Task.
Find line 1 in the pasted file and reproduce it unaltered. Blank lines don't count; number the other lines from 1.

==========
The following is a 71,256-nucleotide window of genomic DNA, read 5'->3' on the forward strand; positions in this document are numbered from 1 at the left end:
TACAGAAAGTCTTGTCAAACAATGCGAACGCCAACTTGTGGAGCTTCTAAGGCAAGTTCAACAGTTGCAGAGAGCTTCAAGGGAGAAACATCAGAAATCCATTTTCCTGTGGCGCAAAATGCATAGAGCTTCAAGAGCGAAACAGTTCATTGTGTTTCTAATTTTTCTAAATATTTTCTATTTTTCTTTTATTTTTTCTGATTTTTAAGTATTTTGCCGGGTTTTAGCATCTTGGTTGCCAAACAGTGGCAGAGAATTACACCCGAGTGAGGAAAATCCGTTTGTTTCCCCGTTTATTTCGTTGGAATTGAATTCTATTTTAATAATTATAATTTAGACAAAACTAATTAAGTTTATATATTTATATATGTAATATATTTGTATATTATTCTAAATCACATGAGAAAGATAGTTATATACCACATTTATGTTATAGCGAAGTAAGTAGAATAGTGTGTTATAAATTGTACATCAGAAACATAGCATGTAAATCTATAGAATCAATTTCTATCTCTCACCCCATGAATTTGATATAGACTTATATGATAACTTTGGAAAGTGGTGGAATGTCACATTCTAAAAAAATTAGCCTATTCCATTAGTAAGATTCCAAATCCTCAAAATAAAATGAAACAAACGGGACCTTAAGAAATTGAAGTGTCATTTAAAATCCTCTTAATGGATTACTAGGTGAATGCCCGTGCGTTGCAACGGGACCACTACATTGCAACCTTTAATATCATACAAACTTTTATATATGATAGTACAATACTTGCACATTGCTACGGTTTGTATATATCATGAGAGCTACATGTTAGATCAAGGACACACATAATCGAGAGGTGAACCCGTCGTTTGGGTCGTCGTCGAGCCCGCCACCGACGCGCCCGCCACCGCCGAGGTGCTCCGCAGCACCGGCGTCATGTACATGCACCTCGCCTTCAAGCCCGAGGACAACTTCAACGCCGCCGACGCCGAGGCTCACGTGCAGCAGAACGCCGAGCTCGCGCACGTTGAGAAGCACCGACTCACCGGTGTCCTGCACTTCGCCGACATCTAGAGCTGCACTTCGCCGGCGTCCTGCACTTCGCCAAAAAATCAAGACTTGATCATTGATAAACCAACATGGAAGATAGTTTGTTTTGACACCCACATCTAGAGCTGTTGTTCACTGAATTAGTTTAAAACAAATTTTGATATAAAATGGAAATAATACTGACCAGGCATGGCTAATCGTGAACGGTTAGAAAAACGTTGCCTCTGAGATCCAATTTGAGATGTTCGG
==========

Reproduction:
The following is a 71,256-nucleotide window of genomic DNA, read 5'->3' on the forward strand; positions in this document are numbered from 1 at the left end: